Tuesday, 23 August 2011

The Festival of the Hungry Ghost...

And a good evening to you from across the globe after another GREAT DAY in the Lion City. The Bull logged 55 minutes on the treadmill tonight, clocking 26 KM and burning just over 400 calories. It wasn't my strongest performance on the bike, but I definitely feel as though my legs have gotten stronger recently. Coupled with the speedwork from last night, I feel it's starting to come together for the upcoming half marathon. Fingers crossed that I stay healthy.
Now that I'm FINALLY caught up on all the adventures, I can start working through a few of the cultural and reflective blogs that I've been wanting to write for some time now (I can almost hear Shogun sighing). Tonight's installment is a particularly interesting one for me - the "Month of the Hungry Ghost." Now I'll confess up front that I will probably butcher some of the history and traditions associated with this, so apologies to all Singaporeans in advance (and especially Evelyn, who is the one Singaporean that I know reads this), but given how interesting it is, I wanted to share it with the readership.
In the Chinese calendar, the 7th month after Chinese New Year is called the "month of the hungry ghost." According to Chinese belief and tradition, this is the month during which the spirits of the dead return to visit us. During this month, lots of interesting rituals appear, the most common of which is that HUGE tables of food are left on the side of the road, outside of shops, and near a lot of housing, all surrounded by incense sticks. People believe that, since the ghosts haven't eaten in a year, they will be hungry. Consequently they offer a veritable SMORGASBOARD of food (el Guapo would say a "plethera"), all the while giving incense offerings to their departed friends and family. This is interesting for anyone on an open-top bus tour (of which I've done two during this period), as you can smell incense on the wind throughout the city, and at times there is definitely a haze of smoke in places.
Another truly MIND-BLOWING aspect of all this is the burning of gifts. It's crazy, as an entire industry is now built around this tradition. You will notice several shops selling paper models of everything - most often cars, houses, clothes, and other staples of life. Again, according to custom, anything that is burnt as an offering to a relative can then be used in the afterlife. Consequently, people burn paper models of all kinds of stuff - cars, houses, airplanes - even i-Pods! Some people burn FULL SIZE PAPER CARS, and apparently fairly large paper houses are set ablaze in the more rural areas. I haven't actually seen any of this, but the stories I've heard are EPIC.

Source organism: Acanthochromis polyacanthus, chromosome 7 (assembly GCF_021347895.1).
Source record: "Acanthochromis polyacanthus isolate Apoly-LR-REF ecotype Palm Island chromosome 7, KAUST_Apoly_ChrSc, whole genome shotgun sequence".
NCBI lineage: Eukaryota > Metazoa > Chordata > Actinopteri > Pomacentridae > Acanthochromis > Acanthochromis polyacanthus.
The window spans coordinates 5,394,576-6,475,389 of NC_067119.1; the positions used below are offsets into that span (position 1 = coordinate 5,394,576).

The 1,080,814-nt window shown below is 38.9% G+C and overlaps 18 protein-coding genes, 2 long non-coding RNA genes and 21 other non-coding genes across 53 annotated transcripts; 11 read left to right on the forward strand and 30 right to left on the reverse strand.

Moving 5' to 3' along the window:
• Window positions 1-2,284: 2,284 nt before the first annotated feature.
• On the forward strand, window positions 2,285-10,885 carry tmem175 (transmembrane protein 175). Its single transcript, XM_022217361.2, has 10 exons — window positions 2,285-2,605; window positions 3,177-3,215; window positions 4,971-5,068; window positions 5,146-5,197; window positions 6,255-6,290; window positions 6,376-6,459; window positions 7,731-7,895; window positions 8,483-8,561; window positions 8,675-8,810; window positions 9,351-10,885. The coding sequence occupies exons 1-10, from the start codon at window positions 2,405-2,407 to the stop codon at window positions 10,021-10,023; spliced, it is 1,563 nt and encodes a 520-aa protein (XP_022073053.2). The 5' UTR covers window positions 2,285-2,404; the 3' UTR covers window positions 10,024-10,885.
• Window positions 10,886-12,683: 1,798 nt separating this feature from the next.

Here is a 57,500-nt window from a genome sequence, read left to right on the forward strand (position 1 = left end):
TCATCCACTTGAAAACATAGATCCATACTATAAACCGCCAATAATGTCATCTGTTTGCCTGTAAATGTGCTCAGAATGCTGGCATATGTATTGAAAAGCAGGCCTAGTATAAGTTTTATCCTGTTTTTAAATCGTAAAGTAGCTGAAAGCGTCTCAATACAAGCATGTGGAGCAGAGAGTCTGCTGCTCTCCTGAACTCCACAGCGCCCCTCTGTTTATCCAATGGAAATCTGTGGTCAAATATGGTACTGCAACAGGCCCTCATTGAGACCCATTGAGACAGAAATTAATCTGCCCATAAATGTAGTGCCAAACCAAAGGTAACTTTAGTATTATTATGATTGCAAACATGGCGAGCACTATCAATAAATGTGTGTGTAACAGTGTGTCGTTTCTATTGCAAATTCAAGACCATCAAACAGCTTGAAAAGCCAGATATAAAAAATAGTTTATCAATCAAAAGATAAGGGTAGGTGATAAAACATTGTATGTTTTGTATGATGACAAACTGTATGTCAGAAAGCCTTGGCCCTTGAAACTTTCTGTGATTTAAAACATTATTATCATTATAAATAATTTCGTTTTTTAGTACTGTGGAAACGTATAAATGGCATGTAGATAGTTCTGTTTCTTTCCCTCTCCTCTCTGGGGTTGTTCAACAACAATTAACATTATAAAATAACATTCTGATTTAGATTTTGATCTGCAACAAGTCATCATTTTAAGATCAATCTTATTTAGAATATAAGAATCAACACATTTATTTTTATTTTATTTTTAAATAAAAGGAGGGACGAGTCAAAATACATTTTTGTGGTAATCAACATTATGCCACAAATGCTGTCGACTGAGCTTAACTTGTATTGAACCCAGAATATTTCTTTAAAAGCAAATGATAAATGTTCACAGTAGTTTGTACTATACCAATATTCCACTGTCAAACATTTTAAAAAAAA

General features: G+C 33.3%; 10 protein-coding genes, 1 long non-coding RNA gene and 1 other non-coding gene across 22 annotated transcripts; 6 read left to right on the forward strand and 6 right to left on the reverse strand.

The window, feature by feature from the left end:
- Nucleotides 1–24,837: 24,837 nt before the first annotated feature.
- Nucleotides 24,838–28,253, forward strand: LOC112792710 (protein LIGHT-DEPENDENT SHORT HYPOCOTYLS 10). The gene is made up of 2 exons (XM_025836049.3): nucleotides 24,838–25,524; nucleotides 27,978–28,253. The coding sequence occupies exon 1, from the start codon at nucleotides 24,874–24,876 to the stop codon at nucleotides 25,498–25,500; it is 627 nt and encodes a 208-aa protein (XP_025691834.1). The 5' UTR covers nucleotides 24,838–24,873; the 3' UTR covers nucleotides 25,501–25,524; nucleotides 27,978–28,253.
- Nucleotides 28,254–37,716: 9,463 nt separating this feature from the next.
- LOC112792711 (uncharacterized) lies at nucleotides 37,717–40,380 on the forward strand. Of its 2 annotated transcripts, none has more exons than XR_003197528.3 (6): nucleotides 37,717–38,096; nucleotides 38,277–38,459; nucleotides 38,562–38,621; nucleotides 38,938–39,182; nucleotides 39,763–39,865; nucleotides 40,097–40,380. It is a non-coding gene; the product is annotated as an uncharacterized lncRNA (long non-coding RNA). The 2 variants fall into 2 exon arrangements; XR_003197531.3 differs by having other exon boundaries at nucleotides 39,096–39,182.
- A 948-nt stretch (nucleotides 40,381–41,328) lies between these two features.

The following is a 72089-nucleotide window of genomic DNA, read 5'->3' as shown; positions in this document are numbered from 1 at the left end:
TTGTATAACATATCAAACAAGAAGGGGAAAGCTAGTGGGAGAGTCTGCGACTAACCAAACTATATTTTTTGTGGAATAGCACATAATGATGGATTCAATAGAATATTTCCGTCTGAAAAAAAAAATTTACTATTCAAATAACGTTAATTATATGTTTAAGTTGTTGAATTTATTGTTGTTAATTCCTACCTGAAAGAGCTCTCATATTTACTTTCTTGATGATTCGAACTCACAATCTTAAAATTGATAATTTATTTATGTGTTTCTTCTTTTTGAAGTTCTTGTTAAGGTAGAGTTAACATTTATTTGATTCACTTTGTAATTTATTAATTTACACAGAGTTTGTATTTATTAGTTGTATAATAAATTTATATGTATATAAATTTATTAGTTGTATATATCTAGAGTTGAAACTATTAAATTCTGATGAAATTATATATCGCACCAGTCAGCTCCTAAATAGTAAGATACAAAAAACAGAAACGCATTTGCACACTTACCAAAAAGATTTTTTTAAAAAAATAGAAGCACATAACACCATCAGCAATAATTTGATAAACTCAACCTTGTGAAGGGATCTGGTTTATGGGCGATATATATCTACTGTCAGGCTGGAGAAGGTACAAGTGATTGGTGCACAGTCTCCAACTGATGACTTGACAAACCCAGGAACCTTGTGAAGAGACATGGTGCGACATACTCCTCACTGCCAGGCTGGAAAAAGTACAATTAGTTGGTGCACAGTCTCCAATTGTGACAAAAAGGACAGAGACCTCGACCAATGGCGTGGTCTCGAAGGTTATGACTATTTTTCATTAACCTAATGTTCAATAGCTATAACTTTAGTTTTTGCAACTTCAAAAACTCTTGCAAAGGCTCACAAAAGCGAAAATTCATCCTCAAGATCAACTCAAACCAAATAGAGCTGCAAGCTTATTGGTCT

And lastly, the one that haunts me the most can be found throughout the city, but most often outside HDB flats and homes - the empty chairs. The chairs stand as a remembrance of those loved ones who used to sit with us and share laughter, tears, and many, many memories. On and around the chairs are things that friends and family liked and used often in real life - clothes, jewelry, books - you name it. It's a haunting imagine, and whilst the offerings of food and the burned paper models were something that I found truly fascinating but couldn't relate to, the chairs absolutely resonated with me. Perhaps it's the fact that I'm reading Shantaram at the moment and the guy's got me thinking philisophically, but I have thought about those empty chairs quite a bit lately. Chinese culture is obviously a bit foreign (pardon the pun) to this Southerner, and consequently I'm not participating in the festival. However, if I were I think there would be 3 empty chairs on my balcony:
1. One with a deck of cards, a cribbage board, a small set of golf clubs, a hammer, a little wooden robot with some stickers all over it, the keys to a new car - a Subaru, most likely - and a plate of country ham
2. One with a pair of overalls, the Holy Bible, at least one image of a cow, a medal that few have seen and even fewer received, and a photo of 3 generations of men who loved each other very much
3. One with a "Bye Bye, Birdie" playbill, a hockey stick, the keys to an X-Terra, a drama mask with the words "1st place," all the Matthew Sweet albums you can find, and an unpublished screenplay
To all those of you that have gone beyond - I love you and miss you so much. We will see you again.
To all those of you that I'm blessed enough to still have here with me - I love you and miss you so much. Jenny and I are on the adventure of a lifetime, and we fully intend to make these last 4 months count. But when it's over, we look forward to a new chapter in our lives, one that features all of you as the important part of our lives that you have been and will always, always continue to be.
Okay, that's all the news that's fit to print. Chat tomorrow!
Sam and (somewhere eating Tom Yam and staring at misty mountains) Jenny

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